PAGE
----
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Study finds five major US carriers vulnerable to SIM-swapping tactics

The prepaid carriers granted SIM swap requests even if the caller only passed one authentication test.
Mariella Moon, @mariella_moon
January 12, 2020
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A Princeton study (PDF) has discovered that five US prepaid carriers use authentication techniques that are vulnerable to SIM-swapping tactics. The researchers signed up for 10 prepaid accounts each on AT&T, T-Mobile, Tracfone, US Mobile and Verizon Wireless for a total of 50. They found that they only needed to successfully answer one thing to verify their identity and get the companies to switch their service to a SIM card they already have. It didn't even matter if they got the other authentication challenges wrong.

That kind of SIM-swapping technique could be used by attackers to gain control of a victim's phone number. They can then use that number to reset the victim's passwords and access, say, their emails and bank accounts.

To test the carriers' security measures, they called the companies to request for a SIM swap and intentionally provided the wrong PIN number to force the customer service rep to try another authentication method. When asked for the account holder's date of birth or billing ZIP code, they'd say that they must've made a mistake upon signup and provided the wrong information.

The customer service rep would then have to move to a third type of authentication method, which is asking the caller for their two most recently made calls. It was through this method that the researchers were successfully able to complete the SIM swaps. And that's alarming, since attackers can easily trick victims into calling random phone numbers.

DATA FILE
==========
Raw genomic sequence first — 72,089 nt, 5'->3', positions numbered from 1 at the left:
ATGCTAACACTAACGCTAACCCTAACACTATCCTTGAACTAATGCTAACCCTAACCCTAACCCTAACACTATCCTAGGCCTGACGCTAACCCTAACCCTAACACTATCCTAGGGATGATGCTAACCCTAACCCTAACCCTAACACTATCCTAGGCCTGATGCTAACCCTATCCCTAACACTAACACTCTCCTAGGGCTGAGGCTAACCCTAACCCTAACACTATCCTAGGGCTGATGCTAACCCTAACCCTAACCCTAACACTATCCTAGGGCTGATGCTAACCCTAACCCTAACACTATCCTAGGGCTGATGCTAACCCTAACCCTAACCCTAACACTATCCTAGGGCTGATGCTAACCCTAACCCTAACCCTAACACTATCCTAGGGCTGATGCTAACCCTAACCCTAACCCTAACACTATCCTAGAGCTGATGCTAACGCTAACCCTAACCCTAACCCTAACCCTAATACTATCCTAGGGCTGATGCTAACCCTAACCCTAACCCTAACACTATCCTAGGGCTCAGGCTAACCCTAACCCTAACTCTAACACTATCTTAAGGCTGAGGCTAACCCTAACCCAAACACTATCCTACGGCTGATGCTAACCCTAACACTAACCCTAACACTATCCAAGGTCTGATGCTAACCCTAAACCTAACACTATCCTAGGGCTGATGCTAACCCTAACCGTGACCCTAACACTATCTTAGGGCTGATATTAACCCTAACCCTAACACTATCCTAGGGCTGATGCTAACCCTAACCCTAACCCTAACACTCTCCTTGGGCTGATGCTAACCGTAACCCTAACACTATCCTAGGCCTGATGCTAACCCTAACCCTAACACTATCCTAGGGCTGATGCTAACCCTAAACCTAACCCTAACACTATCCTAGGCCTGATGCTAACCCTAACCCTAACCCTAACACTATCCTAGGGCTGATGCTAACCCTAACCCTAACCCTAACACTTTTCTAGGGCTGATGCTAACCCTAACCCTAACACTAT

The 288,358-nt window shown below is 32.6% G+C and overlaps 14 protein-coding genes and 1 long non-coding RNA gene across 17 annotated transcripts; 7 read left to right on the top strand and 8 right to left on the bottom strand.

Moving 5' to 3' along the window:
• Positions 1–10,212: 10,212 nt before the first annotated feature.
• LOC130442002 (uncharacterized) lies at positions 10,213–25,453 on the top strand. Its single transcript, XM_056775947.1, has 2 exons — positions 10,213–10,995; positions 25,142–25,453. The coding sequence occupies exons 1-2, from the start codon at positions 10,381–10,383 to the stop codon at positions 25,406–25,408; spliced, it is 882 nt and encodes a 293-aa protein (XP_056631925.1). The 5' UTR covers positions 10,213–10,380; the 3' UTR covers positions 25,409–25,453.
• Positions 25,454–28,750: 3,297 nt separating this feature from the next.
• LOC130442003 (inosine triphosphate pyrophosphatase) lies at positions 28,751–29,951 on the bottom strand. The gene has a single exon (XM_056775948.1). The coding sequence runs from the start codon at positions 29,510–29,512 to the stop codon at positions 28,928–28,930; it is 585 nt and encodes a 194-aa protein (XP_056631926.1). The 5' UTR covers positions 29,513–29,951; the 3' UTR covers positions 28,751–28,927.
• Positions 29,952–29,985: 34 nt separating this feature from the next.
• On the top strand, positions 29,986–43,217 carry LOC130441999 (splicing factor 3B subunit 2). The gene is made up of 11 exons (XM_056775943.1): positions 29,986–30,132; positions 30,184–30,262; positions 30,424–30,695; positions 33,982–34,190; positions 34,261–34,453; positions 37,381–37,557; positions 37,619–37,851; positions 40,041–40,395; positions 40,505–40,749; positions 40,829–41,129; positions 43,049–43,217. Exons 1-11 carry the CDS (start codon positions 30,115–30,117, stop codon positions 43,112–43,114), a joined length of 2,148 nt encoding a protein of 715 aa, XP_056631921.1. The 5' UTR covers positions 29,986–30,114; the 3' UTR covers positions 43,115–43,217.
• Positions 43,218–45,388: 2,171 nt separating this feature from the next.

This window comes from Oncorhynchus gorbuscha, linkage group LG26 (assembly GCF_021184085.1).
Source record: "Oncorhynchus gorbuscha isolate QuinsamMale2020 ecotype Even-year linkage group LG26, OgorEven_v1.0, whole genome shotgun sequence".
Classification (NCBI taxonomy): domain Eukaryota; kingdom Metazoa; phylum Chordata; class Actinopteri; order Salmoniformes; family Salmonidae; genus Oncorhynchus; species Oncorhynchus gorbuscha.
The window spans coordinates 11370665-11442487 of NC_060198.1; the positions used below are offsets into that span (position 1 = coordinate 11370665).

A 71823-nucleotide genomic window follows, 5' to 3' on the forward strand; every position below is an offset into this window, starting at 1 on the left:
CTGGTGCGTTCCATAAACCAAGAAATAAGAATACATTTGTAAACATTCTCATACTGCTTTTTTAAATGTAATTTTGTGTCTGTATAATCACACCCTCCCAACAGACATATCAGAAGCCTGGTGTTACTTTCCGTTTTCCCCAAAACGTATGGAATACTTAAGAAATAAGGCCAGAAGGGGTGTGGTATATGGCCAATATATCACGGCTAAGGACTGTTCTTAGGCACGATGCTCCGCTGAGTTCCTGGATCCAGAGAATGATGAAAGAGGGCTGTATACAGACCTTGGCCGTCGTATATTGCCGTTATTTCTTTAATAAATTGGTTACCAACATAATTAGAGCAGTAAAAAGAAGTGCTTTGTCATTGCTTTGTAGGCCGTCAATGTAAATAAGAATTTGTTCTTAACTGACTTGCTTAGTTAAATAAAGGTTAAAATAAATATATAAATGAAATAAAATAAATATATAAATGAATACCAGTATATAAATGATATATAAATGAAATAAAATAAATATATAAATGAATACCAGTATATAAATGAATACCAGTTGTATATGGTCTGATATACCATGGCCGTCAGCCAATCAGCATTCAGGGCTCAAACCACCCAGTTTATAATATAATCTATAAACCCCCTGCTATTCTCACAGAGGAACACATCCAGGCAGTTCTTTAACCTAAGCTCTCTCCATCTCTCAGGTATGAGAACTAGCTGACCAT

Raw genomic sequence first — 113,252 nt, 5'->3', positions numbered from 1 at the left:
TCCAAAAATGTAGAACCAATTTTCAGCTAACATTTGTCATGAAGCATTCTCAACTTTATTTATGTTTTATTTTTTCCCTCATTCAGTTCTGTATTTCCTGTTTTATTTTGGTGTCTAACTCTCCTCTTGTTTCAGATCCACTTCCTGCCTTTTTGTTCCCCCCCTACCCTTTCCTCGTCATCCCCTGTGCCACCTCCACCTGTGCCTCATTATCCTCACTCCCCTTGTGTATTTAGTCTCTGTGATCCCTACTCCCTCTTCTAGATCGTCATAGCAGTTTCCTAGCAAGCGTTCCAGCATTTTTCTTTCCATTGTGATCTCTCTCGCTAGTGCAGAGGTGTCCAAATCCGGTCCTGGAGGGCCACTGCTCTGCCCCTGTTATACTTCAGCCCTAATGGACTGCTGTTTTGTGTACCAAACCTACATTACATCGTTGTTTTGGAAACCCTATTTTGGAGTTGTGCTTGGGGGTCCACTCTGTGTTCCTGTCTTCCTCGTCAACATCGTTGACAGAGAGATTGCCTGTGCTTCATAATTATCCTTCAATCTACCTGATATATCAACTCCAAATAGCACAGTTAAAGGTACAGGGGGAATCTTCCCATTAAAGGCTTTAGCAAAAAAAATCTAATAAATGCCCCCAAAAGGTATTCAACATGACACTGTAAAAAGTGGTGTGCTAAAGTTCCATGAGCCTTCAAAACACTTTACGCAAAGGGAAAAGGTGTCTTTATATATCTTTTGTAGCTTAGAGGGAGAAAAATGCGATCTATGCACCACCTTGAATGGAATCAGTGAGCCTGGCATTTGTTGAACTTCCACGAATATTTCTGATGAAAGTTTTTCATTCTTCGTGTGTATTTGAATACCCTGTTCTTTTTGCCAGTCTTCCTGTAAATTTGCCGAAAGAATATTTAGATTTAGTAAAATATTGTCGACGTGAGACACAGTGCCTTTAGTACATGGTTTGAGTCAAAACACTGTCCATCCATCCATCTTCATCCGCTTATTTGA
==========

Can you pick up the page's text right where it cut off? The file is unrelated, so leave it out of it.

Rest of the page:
Princeton University

In addition, the researchers examined 140 popular online sites and services that use phone authentication to see what attackers can do with the numbers they hijack. They were easily able to reset passwords on 17 of those services using only the hijacked SIMs, since they weren't asked additional authentication questions.

The Princeton researchers provided a copy of their findings to the carriers last year, and T-Mobile notified them this month that it doesn't use call logs as a form of authentication anymore. We've reached out to the other four carriers for a statement.

Update 1/13/2019 2:45 AM ET: A T-Mobile spokesperson has given Engadget the following written statement: "We take the protection of our customers' accounts very seriously. We have implemented many safeguards and will make continuous improvements as we need to respond to new risks. Most recently, this included changing our authentication processes on T-Mobile prepaid accounts to prevent the use of call log information for authentication."

Verizon SVP Nick Ludlum has also responded to Engadget with the following written statement: "Wireless operators are committed to protecting consumers and combating SIM swap attacks. We continuously review and update our cybersecurity practices and develop new consumer protections. We all have a role to play in fighting fraud and we encourage consumers to use the many tools highlighted in this study to safeguard their personal information."

Update, 1/13/2019 11:00 AM ET: US Mobile has issued a statement, part of which you can read below:

"US Mobile has historically received less than 1% of its SIM swapping requests over the phone. Furthermore, SIM swapping over the phone to our CSR's is no longer possible. They must be initiated from authenticated status while signed in to our app or dashboard. Considering that the study failed to take into consideration that US Mobile was fully digital, it does not reflect how the majority of SIM swapping happens at US Mobile."

Verizon owns Engadget's parent company, Verizon Media. Rest assured, Verizon has no control over our coverage. Engadget remains editorially independent.

In this article: att, gear, Princeton, security, t-mobile, verizon
All products recommended by Engadget are selected by our editorial team, independent of our parent company. Some of our stories include affiliate links. If you buy something through one of these links, we may earn an affiliate commission.
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